Writing in Fingerprints of the Gods, Graham Hancock discusses additional archaeological anomalies of Teotihuacan and suggests that certain structures and alignments within the city (similar to those found at Tiahuanaco in Bolivia, Baalbek in Lebanon and the Great Pyramid of Egypt) may actually date to a far earlier age than conventional theories assume. While it is certainly true that large parts of Teotihuacan are dateable according to the orthodox chronology, evidence is accumulating which indicates the possibility that the site was part of a planet-spanning sacred geography of an advanced civilization in archaic times.

The original ceremonial use of the site most probably began in the small natural cave, now hidden (and locked) beneath the Pyramid of the Sun. With the growth of population and the ensuing development of culture, Teotihuacan grew into the enormous sacred place whose remains we see today. The great antiquity and ruined condition of the site do not, however, prevent contemporary visitors from connecting with the spirit and power of the place. Visitors are encouraged to walk the entire length of the so-called Avenue of the Dead, circumambulate the pyramids of the Sun and Moon (optimally in both directions), then climb and meditate at the top of both pyramids.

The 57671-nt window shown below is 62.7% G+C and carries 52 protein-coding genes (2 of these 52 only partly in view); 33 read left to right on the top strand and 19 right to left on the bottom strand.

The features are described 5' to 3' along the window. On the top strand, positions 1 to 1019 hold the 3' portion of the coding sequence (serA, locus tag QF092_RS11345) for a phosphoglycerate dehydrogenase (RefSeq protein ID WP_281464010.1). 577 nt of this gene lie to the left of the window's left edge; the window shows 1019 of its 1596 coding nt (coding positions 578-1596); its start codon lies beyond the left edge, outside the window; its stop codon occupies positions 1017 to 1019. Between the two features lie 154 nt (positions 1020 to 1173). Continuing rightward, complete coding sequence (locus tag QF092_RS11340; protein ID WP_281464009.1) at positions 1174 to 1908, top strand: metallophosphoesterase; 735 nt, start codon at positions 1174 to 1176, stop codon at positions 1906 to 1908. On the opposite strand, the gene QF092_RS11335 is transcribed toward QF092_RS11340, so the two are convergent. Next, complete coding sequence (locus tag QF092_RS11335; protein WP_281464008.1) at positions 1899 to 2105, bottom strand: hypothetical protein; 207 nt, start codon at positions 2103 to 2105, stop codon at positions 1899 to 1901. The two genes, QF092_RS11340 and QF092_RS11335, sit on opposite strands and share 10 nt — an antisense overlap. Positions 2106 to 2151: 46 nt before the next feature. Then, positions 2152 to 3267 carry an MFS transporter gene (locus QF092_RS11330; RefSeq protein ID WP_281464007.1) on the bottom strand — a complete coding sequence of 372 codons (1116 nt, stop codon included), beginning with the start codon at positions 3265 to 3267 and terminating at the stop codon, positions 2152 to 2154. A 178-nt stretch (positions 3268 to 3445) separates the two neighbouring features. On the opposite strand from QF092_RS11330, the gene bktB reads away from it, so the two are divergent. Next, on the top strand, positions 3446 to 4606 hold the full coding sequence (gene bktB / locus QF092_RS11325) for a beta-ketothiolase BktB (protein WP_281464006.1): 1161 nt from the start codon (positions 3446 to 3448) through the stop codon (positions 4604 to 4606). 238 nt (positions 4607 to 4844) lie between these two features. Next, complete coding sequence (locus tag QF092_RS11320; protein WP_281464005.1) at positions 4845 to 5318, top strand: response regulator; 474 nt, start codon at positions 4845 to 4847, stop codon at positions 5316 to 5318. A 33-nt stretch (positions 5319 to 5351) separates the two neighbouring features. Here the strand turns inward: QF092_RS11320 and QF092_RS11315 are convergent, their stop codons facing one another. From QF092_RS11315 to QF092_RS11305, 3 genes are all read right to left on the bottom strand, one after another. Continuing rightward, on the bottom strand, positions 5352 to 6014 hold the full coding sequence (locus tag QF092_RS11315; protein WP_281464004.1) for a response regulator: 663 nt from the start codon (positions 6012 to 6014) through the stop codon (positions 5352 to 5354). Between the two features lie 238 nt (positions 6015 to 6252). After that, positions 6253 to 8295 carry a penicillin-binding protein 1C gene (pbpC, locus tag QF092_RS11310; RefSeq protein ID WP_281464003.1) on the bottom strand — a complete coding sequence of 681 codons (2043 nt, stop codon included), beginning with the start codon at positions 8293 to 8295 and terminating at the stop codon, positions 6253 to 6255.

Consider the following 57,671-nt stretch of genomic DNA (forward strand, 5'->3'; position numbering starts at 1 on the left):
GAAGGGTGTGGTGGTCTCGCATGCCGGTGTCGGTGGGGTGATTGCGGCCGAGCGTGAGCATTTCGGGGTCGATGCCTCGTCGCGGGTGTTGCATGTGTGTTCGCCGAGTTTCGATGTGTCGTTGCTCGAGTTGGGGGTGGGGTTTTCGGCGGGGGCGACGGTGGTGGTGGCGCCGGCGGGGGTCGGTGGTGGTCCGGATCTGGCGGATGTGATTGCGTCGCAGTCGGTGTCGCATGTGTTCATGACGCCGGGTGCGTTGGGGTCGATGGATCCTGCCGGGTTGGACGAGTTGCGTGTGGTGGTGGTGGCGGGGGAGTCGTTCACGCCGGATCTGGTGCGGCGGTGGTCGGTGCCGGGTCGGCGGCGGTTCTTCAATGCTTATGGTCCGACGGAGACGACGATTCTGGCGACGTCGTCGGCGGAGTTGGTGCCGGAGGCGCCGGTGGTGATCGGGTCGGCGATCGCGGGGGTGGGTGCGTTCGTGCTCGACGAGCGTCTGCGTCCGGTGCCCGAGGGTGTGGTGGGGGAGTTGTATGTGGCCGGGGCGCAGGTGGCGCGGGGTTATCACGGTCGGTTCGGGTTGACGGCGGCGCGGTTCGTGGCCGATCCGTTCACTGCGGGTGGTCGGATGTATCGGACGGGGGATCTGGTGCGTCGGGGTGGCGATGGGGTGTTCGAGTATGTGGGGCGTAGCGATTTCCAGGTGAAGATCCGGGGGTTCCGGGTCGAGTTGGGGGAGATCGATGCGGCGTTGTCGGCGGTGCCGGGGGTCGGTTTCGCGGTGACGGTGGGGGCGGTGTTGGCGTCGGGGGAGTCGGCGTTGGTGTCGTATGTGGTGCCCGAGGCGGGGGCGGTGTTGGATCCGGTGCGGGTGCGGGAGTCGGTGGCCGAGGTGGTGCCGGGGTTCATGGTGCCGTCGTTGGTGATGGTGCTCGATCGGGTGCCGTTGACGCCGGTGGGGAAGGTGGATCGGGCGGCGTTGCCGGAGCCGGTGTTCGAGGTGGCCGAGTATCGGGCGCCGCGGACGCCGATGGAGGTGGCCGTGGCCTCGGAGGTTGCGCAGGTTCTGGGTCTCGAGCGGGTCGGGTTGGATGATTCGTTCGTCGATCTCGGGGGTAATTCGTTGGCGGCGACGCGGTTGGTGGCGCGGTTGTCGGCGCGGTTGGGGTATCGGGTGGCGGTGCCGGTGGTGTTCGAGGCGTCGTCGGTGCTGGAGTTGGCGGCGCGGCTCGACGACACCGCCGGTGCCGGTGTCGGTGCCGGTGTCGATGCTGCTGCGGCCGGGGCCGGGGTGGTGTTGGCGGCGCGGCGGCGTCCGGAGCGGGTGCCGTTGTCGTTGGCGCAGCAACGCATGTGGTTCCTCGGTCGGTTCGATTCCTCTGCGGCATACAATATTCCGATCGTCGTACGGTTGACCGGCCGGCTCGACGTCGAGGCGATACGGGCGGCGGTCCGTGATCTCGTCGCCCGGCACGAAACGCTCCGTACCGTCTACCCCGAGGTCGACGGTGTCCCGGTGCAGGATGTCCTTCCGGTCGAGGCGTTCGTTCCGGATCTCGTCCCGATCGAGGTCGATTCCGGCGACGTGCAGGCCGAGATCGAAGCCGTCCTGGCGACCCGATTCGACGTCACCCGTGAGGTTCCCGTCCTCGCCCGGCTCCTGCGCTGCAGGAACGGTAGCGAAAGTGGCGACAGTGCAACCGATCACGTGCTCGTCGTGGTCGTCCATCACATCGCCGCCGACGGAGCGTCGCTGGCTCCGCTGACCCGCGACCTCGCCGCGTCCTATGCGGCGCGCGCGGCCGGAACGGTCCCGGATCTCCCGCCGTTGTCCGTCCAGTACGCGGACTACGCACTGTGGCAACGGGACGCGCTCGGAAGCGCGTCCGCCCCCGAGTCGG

Additional notes on Teotihuacan (The Egypt Code, Robert Bauval)

The pyramids of the Sun and the Moon (no connections with either celestial object ever being proved) are disposed in such a way to be a copy, an image of the two mountains which lie respectively behind, the Cerro Gordo and the Cerro Patlachique.

The town was planned and constructed on a ‘cardinal grid’ based on two axes, a ‘T-north’ axis oriented 15.5 degrees east of north, and a ‘T-east’ axis oriented 16.5 degrees south of east. This was by no means due to geomorphic reasons (it suffices indeed to think that the river crossing the town was canalized to conform to the grid). Teotihuacan ‘cardinal directions’ are thus rotated with respect to the ‘true’ cardinal directions and tilted one further degree from each other for symbolic reasons. Astronomy plays here a fundamental role, since the most reasonable explanation is the following: